Date of Award


Degree Name

Master of Science




George A. King


Methods for collecting dietary intakes of free-living individuals have been studied over the past century and there are many limitations. Collection of dietary intakes from individuals is best done in food diary format and researchers have investigated both written and photographic records. The purpose of this study was to add to the body of literature on studies of collecting dietary intakes by comparing written food records (FR), digital food records (DP), written and digital food records combined (FRDP), and digital food records with limited documentation (DPR) to one another and to a known, criterion value. This study included 50 Registered Dietitians (RD) who analyzed four meal sets each set comprised of three meals for calories, macronutrients and fiber. Means for each group of dietitians were compared between subjects to analyze differences between methods. Relative error was the difference of the known value (the weighed record) from the estimated value for calories and macronutrients and absolute error was defined as the mathematical absolute value of the relative error. Relative error was calculated and used to detect bias between methods and absolute error was used to determine accuracy of the methods. The results showed statistically significant differences between the FR and DP groups for carbohydrate and between the FR and DPR groups for fiber. For relative error the only statistically significant value was for the FR method, and for absolute error the only significant difference was for the FR method for protein. The findings of this study suggest that the use of digital photograph records is a viable option for collecting dietary intakes from free-living individuals.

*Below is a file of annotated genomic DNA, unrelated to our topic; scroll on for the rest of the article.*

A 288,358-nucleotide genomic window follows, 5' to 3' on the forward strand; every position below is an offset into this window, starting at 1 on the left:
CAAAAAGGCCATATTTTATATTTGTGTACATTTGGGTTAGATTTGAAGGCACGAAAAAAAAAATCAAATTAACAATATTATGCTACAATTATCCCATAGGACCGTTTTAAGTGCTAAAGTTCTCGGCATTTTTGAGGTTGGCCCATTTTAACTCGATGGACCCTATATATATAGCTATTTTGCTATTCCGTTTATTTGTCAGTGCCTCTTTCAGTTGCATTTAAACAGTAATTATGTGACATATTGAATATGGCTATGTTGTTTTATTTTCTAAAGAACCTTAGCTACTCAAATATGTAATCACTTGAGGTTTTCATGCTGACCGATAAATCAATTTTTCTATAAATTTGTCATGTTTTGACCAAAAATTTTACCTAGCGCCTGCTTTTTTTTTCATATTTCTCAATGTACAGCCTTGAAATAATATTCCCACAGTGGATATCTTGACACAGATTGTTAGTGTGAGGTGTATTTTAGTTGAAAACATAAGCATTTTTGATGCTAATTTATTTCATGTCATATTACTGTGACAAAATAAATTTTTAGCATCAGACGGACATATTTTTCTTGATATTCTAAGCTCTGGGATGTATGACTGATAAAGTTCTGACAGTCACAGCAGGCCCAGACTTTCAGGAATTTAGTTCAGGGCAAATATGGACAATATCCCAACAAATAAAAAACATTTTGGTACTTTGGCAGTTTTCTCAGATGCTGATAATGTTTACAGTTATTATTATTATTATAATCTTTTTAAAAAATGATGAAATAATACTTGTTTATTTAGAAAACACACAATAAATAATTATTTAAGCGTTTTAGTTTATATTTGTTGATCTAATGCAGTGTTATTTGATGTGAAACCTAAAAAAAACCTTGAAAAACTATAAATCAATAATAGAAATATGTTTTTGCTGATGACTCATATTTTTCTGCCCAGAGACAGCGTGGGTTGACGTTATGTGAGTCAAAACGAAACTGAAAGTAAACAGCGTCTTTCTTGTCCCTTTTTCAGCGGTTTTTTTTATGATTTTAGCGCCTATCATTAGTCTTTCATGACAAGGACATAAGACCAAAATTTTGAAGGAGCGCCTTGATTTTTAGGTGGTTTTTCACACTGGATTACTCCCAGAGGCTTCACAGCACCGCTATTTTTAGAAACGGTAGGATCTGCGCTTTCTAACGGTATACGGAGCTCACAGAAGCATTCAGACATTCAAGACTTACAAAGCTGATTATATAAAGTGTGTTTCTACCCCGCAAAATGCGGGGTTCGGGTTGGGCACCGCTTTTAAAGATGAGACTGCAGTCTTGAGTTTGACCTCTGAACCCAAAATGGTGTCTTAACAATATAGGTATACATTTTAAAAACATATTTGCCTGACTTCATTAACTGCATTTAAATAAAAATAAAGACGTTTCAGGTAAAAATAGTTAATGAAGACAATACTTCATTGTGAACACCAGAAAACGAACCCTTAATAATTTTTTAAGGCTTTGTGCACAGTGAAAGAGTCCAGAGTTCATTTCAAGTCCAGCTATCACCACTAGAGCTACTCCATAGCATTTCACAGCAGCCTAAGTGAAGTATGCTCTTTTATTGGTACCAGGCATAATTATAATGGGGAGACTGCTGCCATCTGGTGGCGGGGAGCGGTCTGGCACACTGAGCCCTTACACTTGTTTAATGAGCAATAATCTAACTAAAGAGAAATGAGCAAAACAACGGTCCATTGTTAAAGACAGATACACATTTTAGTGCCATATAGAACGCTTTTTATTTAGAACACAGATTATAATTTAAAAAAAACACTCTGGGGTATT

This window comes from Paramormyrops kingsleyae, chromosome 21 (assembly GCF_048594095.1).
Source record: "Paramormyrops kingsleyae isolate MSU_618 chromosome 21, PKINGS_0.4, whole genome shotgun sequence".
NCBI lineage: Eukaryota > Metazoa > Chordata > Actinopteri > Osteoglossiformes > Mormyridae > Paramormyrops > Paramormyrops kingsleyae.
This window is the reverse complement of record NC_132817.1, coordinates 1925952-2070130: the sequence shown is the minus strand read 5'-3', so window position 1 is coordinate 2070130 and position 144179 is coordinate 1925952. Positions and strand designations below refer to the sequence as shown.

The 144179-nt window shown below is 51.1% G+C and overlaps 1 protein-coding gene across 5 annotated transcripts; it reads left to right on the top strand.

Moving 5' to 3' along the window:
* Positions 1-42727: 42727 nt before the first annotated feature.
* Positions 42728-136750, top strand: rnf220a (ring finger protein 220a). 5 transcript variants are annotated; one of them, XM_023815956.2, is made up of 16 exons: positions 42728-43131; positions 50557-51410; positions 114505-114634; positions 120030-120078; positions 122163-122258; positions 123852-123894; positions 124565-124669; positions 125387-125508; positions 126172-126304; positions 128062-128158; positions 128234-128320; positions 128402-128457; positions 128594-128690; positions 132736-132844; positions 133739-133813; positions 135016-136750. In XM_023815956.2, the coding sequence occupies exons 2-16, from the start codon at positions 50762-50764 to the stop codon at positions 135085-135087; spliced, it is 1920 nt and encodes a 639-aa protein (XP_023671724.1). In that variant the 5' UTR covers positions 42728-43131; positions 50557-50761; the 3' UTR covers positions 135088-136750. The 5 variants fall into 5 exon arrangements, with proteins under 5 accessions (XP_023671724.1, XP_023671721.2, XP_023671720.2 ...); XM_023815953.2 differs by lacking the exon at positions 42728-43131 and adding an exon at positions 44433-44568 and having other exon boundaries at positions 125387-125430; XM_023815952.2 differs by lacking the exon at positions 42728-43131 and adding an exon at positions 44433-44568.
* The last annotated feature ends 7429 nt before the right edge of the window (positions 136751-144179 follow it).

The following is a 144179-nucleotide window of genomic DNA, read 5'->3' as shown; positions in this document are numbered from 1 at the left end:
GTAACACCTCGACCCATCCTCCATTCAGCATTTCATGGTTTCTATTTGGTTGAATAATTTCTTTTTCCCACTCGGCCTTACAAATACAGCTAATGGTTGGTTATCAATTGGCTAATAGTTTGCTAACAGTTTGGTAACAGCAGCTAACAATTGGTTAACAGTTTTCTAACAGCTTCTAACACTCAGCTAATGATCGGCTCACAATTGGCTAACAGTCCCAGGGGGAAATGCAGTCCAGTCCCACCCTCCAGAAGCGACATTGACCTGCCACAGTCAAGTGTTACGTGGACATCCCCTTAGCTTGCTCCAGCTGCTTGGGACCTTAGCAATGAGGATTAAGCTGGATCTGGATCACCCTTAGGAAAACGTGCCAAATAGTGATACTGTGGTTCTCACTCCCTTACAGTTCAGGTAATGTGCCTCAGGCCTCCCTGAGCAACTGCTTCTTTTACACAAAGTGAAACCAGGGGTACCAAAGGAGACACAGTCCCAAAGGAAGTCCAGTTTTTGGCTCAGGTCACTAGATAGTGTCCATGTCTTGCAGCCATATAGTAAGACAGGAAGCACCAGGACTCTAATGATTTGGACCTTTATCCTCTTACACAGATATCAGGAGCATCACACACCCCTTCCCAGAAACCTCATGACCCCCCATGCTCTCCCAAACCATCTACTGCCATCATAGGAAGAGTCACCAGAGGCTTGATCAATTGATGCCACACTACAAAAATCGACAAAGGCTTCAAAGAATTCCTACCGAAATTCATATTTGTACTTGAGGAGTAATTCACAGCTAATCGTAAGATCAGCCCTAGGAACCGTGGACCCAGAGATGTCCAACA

Received from ProQuest

File Size

78 pages

File Format


Rights Holder

Sara Lynne Peidle